I bet most of us have experienced that little tingling of guilt around putting a plan into action.  You may have a plan hidden in the files somewhere now, just waiting to be executed.  It could be the strategic plan, the budget plan, the operation plan, the marketing plan, the staff development plan, etc.  It’s seems the word plan is synonymous with “black hole”.    But, as it turns out, it’s doesn’t have to be complicated or overwhelming.

We know you want to see the plan comes to fruition, so the community can benefit from your work.  It’s time to re-focus and ensure forward progress.

Here are three implementation strategies to consider:

  •  What gets measured gets done.  Ideally, you would determine how the plan will be executed during the planning process.  But even if this isn’t the case, try creating a dashboard.  It is typically a one page summary of key success indicators with timing and accountability functions.  The goal is to achieve  focused simplicity, so volunteers and staff can be inspired by seeing key metrics at a glance, and progress to date.  A dashboard is much less intimidating than a multi-page, comprehensive plan.
  •  Communicate like crazy so the plan and progress to goals aren’t kept a secret.  Think about who needs to be kept in the loop and when. Depending on the type of plan, this will vary.   For instance, you want to keep your participants and donors informed on any key points which could affect their experience with the organization.   Utilize systems which are already in place as much as you can – newsletters, meetings, website, annual report, etc.   This will inherently increase accountability toward execution, and also engage more people in the process.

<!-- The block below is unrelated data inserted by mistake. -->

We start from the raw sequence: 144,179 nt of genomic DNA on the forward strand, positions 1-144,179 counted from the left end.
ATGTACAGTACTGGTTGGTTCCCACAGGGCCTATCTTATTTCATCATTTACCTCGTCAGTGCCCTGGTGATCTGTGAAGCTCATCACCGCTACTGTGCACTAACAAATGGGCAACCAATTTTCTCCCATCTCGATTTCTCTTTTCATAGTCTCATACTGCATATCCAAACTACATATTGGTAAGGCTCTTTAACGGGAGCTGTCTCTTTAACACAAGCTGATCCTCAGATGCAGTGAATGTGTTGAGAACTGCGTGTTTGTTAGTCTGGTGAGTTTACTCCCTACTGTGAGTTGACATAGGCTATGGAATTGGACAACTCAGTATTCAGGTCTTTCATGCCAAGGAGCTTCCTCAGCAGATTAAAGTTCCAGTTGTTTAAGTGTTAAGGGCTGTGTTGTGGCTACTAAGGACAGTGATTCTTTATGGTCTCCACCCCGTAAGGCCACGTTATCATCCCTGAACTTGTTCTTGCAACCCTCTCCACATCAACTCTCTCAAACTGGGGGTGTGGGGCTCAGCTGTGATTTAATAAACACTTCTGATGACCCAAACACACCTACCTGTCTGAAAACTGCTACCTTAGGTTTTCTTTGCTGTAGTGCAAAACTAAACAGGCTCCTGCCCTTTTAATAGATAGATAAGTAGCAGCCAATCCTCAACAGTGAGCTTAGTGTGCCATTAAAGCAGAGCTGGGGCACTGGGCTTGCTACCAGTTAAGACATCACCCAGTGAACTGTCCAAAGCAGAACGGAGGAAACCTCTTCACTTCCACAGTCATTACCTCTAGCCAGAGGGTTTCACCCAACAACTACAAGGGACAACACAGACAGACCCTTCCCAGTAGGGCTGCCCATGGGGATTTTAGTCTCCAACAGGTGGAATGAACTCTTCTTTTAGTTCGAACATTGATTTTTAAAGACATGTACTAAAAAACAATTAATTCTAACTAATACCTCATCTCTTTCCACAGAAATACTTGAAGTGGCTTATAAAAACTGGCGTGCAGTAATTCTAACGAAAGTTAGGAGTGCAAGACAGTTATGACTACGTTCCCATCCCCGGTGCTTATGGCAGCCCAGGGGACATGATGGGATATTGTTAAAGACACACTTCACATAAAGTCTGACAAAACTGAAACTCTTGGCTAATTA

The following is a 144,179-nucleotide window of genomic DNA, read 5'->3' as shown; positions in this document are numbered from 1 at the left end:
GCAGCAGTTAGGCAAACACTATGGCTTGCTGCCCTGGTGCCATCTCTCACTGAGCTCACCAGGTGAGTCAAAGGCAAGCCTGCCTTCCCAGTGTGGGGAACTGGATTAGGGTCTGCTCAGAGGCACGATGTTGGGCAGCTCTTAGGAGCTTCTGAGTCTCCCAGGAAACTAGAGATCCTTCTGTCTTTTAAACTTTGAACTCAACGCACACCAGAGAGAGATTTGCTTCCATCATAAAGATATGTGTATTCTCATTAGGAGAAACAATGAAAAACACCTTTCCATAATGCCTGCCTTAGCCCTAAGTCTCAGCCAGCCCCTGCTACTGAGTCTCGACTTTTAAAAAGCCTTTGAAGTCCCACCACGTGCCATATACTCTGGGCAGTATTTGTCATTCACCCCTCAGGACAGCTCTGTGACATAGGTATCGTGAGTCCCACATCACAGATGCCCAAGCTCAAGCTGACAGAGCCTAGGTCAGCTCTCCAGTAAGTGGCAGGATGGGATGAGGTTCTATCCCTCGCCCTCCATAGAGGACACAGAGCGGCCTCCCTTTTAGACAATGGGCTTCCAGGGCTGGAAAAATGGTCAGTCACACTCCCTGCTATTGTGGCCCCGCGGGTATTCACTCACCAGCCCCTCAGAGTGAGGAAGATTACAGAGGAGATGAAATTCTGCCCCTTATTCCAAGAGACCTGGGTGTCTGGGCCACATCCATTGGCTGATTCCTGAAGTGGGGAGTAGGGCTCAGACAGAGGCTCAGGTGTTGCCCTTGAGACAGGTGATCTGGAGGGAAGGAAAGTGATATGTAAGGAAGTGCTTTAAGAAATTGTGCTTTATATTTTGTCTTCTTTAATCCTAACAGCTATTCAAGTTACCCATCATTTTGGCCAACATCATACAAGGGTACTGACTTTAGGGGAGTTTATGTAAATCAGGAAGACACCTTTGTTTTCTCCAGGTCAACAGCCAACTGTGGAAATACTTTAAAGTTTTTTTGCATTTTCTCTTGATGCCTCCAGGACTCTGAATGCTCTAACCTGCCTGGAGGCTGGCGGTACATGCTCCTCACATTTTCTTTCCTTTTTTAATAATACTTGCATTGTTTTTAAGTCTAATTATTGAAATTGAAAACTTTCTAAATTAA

• Things will not go exactly according to plan.  The timing may be a bit off track.  There could be outside factors, out of your control, which significantly impact the plan.  Your ability to adapt is critical.  Some things may not be negotiable, such as a key financial metric, but maybe the timing could be flexed.  Sometimes additional assessment is needed, or priorities change.   Understanding that it’s acceptable to revisit and adjust along the way can be very reassuring.  And remember  to discuss proposed changes with key players and reach consensus.  You are a member of a team, and they should be involved in these decisions.

A word about resources.  Sometimes a plan never gets executed because the necessary resources aren’t lined up.   During the planning, you might not have all the answers about how you will secure the necessary resources, but an important step is identifying what you think will be needed, and commit to providing them.   Then it may take the collective wisdom of your team to remove any obstacles.  After all, if the goals in your plan are important, then doing all you can to achieve them is important, too.

So I ask you to stop for a moment , and think about one thing you had planned to implement by now, which isn’t done.  What are you willing to do in the next three days to move that item forward?

You can do one thing.  You can change the outcome.  Congratulations in advance!